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Elephant Kidnap

Updated on June 15, 2011

An Elephant Kidnapping

A Thai Elephant was kidnapped recently and held for ransom. It was not the first Elephant to be kidnapped and most likely it will not be the last. Happily this story ended well and the lucky animal was rescued unharmed.

It came as something of a surprise to me to learn that the animal did not have an identifying mircrochip implanted. A surprise as I recall reading about a year ago of the requirement being implemented. Just how long does it take to travel round and implant a chip. The chairman of the Thai Elephant Protection Society stated that they were "prepared to buy and install microchips in more than 100 elephants under their care." What? I thought it had been done already. There does seem to have been a lot of talk and no real action on the elephant scene of late.

The big problem with elephants in Thailand is that there are two laws. There is the law governing Wild elephants which offers extremely good protection and the law governing domesticated elephants which does very little at all. As wild and domesticated animals look, sound and smell the same it creates loopholes in the law big enough to drive a herd of elephants through. Small as they are the requirement that all domesticated elephants be fitted with a microchip would have securely plugged that gaping hole.

Strange to relate, and I am aware the numbers are a lot smaller but I very much doubt you will find a single elephant in the United Kingdom that does not have a microchip.

It has been against the law to capture wild elephants in Thailand now for about thirty years and yet it still goes on. Young elephants feed a ready market and without the proper documentation (not required till an animal is eight years old) it is easy enough to have them appear and disappear. Elephants are traded over the border with Myanmar as well which makes the whole situation a lot more complicated.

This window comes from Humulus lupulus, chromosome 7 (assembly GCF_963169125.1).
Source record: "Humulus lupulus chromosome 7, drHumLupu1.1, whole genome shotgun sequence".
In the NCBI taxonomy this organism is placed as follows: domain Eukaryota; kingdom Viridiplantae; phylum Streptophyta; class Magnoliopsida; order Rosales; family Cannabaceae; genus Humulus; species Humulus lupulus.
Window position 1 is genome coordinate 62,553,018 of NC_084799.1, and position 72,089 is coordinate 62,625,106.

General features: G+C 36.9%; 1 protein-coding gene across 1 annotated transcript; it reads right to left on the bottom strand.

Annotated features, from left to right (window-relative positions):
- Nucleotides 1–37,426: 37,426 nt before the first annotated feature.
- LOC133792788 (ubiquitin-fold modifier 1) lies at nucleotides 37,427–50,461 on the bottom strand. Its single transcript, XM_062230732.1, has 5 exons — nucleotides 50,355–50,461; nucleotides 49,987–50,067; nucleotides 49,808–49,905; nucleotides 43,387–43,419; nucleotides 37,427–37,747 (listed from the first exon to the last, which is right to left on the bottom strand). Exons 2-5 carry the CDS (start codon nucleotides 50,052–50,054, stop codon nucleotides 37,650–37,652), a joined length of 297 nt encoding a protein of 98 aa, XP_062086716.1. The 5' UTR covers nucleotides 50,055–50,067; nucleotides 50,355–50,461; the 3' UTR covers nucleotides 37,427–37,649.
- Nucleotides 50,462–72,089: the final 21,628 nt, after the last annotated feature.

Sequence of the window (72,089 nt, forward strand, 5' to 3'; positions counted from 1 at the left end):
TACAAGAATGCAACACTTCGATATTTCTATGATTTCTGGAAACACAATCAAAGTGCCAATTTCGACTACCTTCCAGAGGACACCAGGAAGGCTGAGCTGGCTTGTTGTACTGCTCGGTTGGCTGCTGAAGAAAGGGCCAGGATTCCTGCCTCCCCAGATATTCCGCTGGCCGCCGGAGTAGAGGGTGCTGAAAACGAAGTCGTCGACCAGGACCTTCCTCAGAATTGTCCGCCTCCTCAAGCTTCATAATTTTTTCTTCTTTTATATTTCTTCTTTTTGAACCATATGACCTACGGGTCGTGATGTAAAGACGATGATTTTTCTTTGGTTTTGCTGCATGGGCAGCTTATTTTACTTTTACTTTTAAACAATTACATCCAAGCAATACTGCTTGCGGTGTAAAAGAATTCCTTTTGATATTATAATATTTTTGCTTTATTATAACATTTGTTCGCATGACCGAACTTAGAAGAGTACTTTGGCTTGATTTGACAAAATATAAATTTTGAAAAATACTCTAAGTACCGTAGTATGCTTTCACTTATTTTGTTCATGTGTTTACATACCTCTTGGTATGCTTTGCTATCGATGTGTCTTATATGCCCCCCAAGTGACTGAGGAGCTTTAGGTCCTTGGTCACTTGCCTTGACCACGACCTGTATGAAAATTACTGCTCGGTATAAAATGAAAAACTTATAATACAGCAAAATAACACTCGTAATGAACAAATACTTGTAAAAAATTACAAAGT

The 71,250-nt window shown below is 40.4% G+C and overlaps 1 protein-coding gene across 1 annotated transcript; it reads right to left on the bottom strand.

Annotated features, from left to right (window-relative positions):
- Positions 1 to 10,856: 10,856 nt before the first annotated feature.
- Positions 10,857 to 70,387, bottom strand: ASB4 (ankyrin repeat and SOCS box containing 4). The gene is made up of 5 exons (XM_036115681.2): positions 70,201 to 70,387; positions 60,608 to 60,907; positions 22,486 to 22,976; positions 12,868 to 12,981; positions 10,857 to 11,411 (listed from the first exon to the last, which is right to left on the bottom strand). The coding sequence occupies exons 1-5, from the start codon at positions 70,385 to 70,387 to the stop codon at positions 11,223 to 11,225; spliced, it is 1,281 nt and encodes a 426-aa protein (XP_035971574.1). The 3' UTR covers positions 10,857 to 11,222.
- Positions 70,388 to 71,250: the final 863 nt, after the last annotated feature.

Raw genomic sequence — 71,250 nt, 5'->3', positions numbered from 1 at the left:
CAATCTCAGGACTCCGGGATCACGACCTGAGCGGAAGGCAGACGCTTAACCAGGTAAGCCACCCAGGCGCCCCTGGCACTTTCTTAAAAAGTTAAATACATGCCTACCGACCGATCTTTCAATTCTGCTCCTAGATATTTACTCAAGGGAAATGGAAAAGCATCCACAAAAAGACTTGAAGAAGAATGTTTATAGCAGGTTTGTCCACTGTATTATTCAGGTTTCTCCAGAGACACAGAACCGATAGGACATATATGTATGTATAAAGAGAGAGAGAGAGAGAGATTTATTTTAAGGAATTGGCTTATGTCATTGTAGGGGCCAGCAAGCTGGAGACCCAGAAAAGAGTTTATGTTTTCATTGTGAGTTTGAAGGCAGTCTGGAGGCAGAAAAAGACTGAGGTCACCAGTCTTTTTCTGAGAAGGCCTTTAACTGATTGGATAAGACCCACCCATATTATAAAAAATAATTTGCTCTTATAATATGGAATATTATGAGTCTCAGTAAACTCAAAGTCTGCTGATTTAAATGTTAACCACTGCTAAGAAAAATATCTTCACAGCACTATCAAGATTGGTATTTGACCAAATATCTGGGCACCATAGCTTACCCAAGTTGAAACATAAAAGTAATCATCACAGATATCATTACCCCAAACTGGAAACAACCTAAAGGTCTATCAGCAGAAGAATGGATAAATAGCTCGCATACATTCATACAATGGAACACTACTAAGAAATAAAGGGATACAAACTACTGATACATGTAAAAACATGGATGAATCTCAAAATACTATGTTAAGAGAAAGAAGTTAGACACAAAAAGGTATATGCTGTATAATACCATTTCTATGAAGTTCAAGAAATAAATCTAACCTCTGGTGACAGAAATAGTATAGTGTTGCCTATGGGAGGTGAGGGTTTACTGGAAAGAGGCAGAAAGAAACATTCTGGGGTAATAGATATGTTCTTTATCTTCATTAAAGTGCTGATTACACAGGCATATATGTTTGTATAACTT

It is not as though the elephants do not breed well in Thailand. There are at least eight zoos and elephant camps around Pattaya in Chonburi. All of those I have visited had calves on show. I daresay this would be repeated in Phuket and Chiang Mai. There are plenty of Elephants to go round.

There is though a demand from outside of Thailand and this is where the kidnapped animals are headed. Why go to all the expense, risk and bother of catching a wild elephant when you can kidnap an unregistered animal out of someones back yard.

Asian Elephant

Photo By:
Photo By:

Phang Songkran

Phang Songkran was a seven year old. Due to age no legal documentation was yet required. The animal had though been loaned out to a circus by the owners. If the animal is old enough to leave home and go to work it is old enough to have proper documentation to my way of thinking. Personally I think month old calves should/must be micro-chipped.

The unfortunate little animal was kidnapped on June 26th 2009 and hidden away. A ransom of 350,000 Baht was demanded for safe return. This is no small sum but then buyers on the Malaysian border are quite prepared to pay in the region of 800,000 Baht.

This story had a happy ending because Phang Songkran was recovered this week after some rather nifty police work. The kidnappers unfortunately were not caught.

So it will happen again and again until the laws governing domesticated elephants are not only revised but implemented to the full letter of the law.

The elephant is the national animal of Thailand. It wants protection. It deserves protection.

Asian Elephant Calf at Chester Zoo

Photo By:
Photo By:

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